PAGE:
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RPC considers alternative parking surfaces

The Pahrump Regional Planning Commission last week recommended county commissioners pass a bill granting alternatives to paving parking lots and eliminating the separation requirements between residences and accessory buildings, but they wouldn’t vote on a bill exempting conditional use permits for hotels.

RPC Chairman John Keonig said the proposed bill allowing businesses to substitute different material to pave parking lots, like brick, natural stone, eco-blocks, interlocking pavers or porous asphalt instead of two-inch asphalt or a double layer of chip seal was a hot button issue. Owners required to install six or fewer parking spaces will be allowed to use a dust control palliative. Parking spaces conforming to the Americans with Disabilities Act must be firm and stable with a slip-resistant surface.

“Why can’t businesses come here? Because they have to asphalt their lots. I’m trying to help bring businesses here, contrary to popular belief,” Koenig said.

While big box retailers like Home Depot and Walmart have millions of dollars to pave parking lots, he said it’s costly for small business owners.

Interim Community Development Director Darrell Lacy said the requirement to pave parking lots came after the county signed a memorandum with the Nevada Division of Environmental Protection to control dust in Pahrump Valley, as an alternative to being listed as a non-attainment area for air pollution by the U.S. Environmental Protection Agency. Deputy District Attorney Tim Sutton said that MOU expires at the end of this year. The county was supposed to have come into compliance with air quality standards on particulate matter by Dec. 31, 2009.

Lacy said businesses want to be allowed to have gravel parking lots, but larger lots like storage yards should be paved; he suggested the county “make baby steps” now until the MOU is modified.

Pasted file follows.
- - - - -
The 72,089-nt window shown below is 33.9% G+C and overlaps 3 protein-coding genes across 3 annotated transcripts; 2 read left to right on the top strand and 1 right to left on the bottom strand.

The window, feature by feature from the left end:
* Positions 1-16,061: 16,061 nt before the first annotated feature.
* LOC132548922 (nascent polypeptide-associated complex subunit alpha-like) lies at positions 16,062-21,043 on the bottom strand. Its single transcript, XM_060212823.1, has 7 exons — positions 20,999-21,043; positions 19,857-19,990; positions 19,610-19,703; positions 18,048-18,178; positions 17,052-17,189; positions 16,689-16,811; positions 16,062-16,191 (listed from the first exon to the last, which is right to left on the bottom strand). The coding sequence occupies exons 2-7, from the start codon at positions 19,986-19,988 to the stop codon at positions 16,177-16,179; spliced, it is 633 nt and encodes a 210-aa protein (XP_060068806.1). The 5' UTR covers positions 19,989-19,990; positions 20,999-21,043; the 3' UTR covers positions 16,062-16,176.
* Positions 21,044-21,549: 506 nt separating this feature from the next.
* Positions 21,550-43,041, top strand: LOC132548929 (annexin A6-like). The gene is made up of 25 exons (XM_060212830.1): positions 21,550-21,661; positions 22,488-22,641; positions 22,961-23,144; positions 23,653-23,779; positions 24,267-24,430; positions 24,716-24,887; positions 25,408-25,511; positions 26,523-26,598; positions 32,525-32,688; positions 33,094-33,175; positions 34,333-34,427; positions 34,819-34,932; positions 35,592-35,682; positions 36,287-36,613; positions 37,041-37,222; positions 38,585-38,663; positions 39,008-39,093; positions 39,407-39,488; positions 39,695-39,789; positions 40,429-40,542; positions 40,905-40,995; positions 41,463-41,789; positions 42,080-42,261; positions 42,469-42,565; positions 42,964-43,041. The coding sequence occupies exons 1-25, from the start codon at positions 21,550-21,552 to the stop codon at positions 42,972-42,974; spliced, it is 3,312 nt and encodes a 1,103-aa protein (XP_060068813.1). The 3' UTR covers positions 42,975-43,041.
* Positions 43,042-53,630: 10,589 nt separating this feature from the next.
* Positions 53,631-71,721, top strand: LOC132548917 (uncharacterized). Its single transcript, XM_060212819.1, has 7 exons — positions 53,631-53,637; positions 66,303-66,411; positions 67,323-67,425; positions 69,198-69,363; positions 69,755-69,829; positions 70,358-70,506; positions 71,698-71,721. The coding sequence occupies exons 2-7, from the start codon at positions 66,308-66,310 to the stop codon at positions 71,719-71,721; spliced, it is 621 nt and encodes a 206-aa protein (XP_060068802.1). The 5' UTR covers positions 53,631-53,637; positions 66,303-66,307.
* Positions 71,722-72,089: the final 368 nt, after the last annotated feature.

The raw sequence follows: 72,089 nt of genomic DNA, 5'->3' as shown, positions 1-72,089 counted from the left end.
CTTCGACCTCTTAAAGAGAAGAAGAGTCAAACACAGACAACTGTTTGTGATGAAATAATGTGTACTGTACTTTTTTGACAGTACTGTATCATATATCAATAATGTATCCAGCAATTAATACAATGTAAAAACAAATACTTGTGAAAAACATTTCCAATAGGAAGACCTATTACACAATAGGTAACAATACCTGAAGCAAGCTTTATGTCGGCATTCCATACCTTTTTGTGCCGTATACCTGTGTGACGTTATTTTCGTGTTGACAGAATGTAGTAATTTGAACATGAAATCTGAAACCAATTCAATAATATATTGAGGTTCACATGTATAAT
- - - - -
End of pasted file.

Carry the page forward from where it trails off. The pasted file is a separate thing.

“Their opinion is we do meet the national ambient air quality standards that’s required under the MOU with the exception of a few high wind events. However, they have to get approval from the EPA folks,” Lacy said. “NDEP is happy with what we’ve done.”

Owners of The Hubb, at 3720 W. Bell Vista Ave., were given a conditional use permit last April that allowed them to reopen the bar under grandfathered requirements that didn’t require a paved parking area. Nye County public works had requested the owners to pave 234 feet of Bell Vista Avenue and 253 feet of Stephanie Street with asphalt.

When Heath Campbell sold Heath’s Laff Factory in January to a new owner that operates as El Vaquero Mexican Restaurant, they inherited a grandfathered exemption to a paved parking lot.

But when Tynia Dickson was denied a conditional use permit for a new bumper boat business at 231 S. Frontage Rd., last July, the RPC said they couldn’t waive a paved parking lot requirement among other problems, Campbell offered to let them use his parking lot.

In another matter, Nye County Commissioner Butch Borasky made an impassioned plea to remove a requirement hotels need a conditional use permit in a general commercial zone, but to no avail, the RPC made no motion on the proposed bill.

Borasky asked why the permit was needed for projects like the Holiday Inn Express on Highway 160. A conditional use permit would still be required for a hotel built in a neighborhood commercial zone and for adult motels in a general commercial zone.

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